Food writer Skye McAlpine’s latest cookbook unravels the art of entertaining.
A Table for Friends: The Art of Cooking for Two or Twenty is a celebration of deliciously, indulgent Italian recipes.
Whether you’re feeding a couple or an entire clan, whatever the season, the book is a bounty of tips, hacks and how tos.
I caught up with Skye to learn more about how to throw the perfect party…
Where do you spend the most of your time?
Home is between London and Venice. I’ve just been in lockdown in London with my family for the past four months, and now we’re in Venice for a little while.
When did you know you wanted to work with food?
I’ve always loved food: I’m very greedy and love eating good food, but I also love how food brings people together. I have dreamed about writing a cookbook for longer than I can remember, but it wasn’t until a few years into writing my blog and my first commissions for magazines came along that I began to believe that I could do it!
What inspired you to write the book?
In many ways it’s the book that I wish I had had on my shelf when I first started to cook: I’ve collected together all the lessons, tricks and tips I’ve learned through years of cooking for more people than ever seemed possible to squeeze into our kitchen. There is a lot of anxiety and stress that surrounds the idea of having people over for dinner, so I wanted to create a helpful and approachable companion that would give readers the confidence to do it more often – and to enjoy doing it!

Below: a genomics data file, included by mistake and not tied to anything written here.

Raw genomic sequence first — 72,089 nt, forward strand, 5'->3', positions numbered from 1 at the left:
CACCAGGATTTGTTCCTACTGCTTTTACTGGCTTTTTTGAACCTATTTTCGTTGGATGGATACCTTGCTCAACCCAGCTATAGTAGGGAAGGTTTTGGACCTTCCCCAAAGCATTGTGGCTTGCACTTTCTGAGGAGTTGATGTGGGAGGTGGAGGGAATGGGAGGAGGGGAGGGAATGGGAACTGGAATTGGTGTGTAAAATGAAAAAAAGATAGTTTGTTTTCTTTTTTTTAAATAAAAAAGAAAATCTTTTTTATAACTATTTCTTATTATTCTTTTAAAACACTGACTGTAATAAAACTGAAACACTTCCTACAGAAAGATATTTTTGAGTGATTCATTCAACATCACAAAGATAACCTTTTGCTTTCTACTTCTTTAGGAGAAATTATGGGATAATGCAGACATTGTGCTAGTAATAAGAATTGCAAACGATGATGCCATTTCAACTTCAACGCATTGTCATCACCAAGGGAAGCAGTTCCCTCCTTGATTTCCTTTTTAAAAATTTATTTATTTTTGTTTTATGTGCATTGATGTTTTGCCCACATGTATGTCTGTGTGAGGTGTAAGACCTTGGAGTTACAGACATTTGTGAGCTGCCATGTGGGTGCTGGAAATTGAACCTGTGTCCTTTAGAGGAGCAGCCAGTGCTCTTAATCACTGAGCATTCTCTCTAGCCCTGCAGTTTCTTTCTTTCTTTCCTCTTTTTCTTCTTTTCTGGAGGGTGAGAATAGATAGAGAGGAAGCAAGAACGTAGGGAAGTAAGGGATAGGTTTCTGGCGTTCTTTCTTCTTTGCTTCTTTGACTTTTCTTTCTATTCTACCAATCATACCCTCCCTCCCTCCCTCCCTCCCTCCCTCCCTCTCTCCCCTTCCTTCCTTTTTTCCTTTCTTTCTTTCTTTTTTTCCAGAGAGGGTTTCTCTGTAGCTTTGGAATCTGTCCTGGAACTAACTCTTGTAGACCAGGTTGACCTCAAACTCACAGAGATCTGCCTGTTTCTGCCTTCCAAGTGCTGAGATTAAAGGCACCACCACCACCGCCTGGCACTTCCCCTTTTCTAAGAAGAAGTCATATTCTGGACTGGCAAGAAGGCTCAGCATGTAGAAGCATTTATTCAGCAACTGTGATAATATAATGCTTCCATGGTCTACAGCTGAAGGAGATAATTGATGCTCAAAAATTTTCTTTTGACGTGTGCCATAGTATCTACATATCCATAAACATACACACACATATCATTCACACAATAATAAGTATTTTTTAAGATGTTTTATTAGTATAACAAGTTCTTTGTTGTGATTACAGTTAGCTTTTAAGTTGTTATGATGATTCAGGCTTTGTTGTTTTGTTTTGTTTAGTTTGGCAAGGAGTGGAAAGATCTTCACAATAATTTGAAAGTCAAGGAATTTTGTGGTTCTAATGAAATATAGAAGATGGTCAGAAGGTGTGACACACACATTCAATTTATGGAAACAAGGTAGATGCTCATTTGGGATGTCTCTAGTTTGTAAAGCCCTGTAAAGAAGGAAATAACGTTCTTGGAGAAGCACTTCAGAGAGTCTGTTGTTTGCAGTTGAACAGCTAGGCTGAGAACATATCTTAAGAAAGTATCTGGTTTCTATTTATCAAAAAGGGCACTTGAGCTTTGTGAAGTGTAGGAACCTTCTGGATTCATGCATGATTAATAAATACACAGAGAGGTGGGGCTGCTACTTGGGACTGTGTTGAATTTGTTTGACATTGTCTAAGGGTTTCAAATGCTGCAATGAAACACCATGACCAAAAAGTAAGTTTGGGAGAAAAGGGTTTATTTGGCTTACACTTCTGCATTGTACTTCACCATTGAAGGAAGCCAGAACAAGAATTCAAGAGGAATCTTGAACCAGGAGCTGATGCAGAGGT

What ingredient could you not live without?
So tricky… I do love cheese: everything tastes better with a bit of cheese. And good olive oil.
What’s your ultimate cooking hack?
I never bother peeling potatoes. If I’m roasting them, I just chop them up and toss them in there still in their skins.
Your favourite quick midweek, no fuss meal?
The Spinach, Mint and Melted Cheese Syrian Frittata – it’s unbelievably yummy and very quick to throw together (you can also make it a couple of days before and keep in the fridge, then warm in the oven when you like). Then a really good tomato salad to go with it. And for pudding a dish of frozen berries swimming in white chocolate and saffron sauce.